Thursday, August 14, 2008
UGC EvilDoers and Yelp
I like Yelp. A lot. I have consistently found the comments on the site insightful, often witty, and here's the best bit - useful - when I am trying to figure out where to go and get something.
So it came as somewhat of a shock to me when I read yesterday's article in Theregister.co.uk about the service and accusations by some small businesses that Yelp offered them a pay to play scenario in which they could move negative comments to the bottom of the list, or eliminate them altogether.
Hey, I am not getting in the middle of that googly - I am neither a restaurant or store owner, nor familiar with the back end of Yelp, so I have no idea whose right or wrong in this instance.
I will say that if it was PROVEN that Yelp was gaming its own system for pay, that would be the end of using Yelp for me. I don't think I am alone in this, and I am sure that the Yelp people know it. But I also know that money pressures are horrible and things get done that no one likes on occasion. I am remmebering back when people would hire temps to sit at desks in the dot bomb to "look busy" when prospects came.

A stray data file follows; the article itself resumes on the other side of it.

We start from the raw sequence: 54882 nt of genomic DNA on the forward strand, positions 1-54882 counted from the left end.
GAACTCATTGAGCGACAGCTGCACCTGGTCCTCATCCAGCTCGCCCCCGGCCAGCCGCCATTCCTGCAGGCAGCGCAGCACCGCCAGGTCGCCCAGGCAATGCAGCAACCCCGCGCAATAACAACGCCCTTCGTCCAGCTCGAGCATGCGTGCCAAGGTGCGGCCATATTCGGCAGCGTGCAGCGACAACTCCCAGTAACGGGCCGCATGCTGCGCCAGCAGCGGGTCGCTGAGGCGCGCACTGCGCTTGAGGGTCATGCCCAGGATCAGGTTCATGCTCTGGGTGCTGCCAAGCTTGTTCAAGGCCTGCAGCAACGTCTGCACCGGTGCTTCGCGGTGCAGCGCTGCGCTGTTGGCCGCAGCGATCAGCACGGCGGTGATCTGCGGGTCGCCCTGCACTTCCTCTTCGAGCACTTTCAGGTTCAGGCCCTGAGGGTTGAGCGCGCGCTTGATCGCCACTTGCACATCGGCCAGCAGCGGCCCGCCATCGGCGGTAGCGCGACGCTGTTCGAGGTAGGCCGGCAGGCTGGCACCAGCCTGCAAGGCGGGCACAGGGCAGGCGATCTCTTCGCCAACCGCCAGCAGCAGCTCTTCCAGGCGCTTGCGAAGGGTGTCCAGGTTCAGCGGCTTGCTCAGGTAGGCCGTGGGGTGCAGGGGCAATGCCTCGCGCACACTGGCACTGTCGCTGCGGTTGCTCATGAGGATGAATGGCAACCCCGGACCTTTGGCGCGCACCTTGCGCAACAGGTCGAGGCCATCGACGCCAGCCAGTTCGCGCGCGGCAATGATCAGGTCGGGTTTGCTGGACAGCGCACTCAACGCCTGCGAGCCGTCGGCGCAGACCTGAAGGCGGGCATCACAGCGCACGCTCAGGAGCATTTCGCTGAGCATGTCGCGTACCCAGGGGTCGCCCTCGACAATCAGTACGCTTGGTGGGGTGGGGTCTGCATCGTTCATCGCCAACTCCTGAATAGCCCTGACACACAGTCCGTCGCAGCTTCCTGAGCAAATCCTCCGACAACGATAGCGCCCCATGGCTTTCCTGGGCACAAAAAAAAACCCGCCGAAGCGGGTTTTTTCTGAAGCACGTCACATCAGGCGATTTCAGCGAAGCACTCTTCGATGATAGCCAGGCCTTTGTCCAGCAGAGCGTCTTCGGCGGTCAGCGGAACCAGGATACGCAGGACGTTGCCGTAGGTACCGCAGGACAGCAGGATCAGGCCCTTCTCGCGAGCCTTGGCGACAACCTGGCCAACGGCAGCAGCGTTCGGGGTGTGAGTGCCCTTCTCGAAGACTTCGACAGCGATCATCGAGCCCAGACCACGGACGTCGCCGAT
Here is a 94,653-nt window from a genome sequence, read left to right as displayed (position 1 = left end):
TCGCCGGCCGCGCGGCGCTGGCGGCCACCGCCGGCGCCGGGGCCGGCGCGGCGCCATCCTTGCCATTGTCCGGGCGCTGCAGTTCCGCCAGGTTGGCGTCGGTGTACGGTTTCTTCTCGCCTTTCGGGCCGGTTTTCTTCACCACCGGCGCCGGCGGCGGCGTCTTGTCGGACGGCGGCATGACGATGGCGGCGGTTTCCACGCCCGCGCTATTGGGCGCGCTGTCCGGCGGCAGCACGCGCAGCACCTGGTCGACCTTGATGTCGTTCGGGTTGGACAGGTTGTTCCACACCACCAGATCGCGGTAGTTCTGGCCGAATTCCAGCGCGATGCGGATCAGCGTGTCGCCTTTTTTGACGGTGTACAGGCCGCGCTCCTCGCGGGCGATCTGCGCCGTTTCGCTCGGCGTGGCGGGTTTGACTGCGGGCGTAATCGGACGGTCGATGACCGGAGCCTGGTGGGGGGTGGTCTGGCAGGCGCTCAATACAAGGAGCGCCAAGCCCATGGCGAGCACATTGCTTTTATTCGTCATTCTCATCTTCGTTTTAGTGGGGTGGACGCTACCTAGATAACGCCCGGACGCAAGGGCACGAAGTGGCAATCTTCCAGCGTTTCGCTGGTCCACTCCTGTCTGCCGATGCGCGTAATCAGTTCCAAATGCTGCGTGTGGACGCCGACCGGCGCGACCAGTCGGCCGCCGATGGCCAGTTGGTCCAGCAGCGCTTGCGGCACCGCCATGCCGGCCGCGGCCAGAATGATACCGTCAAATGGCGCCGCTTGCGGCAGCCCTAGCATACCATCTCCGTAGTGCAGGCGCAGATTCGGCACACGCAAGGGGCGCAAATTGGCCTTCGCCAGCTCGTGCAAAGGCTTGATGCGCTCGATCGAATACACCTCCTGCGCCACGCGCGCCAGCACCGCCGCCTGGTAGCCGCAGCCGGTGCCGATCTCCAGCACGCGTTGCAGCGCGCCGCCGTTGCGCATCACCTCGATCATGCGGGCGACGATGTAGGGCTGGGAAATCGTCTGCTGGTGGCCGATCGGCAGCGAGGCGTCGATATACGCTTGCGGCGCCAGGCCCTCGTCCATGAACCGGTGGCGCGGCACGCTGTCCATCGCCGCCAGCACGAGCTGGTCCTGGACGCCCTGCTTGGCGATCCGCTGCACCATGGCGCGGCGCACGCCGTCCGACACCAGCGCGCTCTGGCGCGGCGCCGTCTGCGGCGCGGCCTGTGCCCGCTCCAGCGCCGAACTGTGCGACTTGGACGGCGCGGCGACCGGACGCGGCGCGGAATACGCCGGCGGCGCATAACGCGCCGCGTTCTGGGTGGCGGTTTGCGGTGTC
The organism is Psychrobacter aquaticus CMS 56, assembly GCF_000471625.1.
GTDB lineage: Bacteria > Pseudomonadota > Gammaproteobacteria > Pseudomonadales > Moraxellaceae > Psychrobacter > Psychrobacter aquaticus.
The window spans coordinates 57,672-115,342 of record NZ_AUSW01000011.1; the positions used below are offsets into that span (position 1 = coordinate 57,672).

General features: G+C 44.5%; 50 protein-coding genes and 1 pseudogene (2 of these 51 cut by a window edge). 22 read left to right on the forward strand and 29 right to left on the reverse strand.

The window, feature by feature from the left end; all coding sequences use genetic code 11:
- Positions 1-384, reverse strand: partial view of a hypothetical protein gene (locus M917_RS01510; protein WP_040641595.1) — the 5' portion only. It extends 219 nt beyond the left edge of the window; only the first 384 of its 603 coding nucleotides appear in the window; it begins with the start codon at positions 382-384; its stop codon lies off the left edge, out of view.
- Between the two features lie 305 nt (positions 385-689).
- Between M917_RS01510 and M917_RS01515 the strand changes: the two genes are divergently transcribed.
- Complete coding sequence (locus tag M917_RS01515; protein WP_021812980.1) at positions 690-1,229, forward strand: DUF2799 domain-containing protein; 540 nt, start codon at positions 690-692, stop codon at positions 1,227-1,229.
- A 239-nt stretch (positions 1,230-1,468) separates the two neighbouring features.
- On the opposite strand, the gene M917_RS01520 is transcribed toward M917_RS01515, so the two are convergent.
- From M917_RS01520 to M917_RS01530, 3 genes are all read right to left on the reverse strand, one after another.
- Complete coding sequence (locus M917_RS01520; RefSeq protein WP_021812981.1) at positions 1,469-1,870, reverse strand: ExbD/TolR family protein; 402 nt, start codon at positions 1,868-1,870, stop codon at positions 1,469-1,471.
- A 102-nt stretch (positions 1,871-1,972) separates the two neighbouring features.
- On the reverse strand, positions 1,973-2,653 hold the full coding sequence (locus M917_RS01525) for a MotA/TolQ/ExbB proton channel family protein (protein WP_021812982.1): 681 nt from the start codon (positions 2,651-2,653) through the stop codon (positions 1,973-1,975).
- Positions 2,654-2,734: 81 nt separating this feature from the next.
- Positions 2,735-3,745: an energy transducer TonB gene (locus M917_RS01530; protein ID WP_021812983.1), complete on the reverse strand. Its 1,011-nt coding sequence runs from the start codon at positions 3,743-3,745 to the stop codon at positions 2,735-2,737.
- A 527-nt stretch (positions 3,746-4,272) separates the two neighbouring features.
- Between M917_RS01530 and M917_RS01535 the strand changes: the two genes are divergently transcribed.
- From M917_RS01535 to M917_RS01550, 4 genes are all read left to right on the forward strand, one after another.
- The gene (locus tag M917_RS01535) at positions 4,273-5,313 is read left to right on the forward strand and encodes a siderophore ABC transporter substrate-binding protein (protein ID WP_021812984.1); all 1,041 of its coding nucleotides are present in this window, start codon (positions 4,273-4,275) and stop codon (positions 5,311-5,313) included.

So Yelp and the small business owners have their fight. I do believe in a presumption of innocence. I also think that if it did happen it was more likely the act of a desperate salesperson than a company policy. That however, is no consolation for the gal or guy running her or his own biz, and if that was the case, heads should roll in that sales dept.
But the article pointed out some interesting things that I think we all sorta know but don't necessarily like to focus on -- the most important being that wild popularity does not necessarily begat profitability. Yelp has proven rather difficult to monetize, much as was/is CitySearch and YouTube and and and.
Part of the reason for this is that advertisers are so reticent to be in places like these - places where people instead of editors and brands control the content.
I am a big believer in brand safety but I am coming around to the notion that people get it that the people who pay for the banners on a page are not endorsing the people who write negative stuff -- rather they are supporting media outlets that allow people to express themselves, more or less regardless of whether they agree with those messages.
I am not saying that a banner on Youtube is a noble act of corporate citizenry and largesse but that rather the banner reflects what people like and where they are, and that a dwindling number of people will find a link between the content of a flame UGC post and the advertiser message elsewhere on the page.
The other thing is that users of UGC need to recognize that every F F F post they make -- and every absurd allegation -- ultimately limits their future ability to express themselves because advertisers won't want to be a part of it.
And one more -- UGC pubs need to understand the tightrope they walk -- that their sites can break small business owners if irresponsible people are allowed to make outragous allegations. Monitoring is both a cirtical aspect of the business and a moral responsibility.
Thanks for reading and don't forget to write.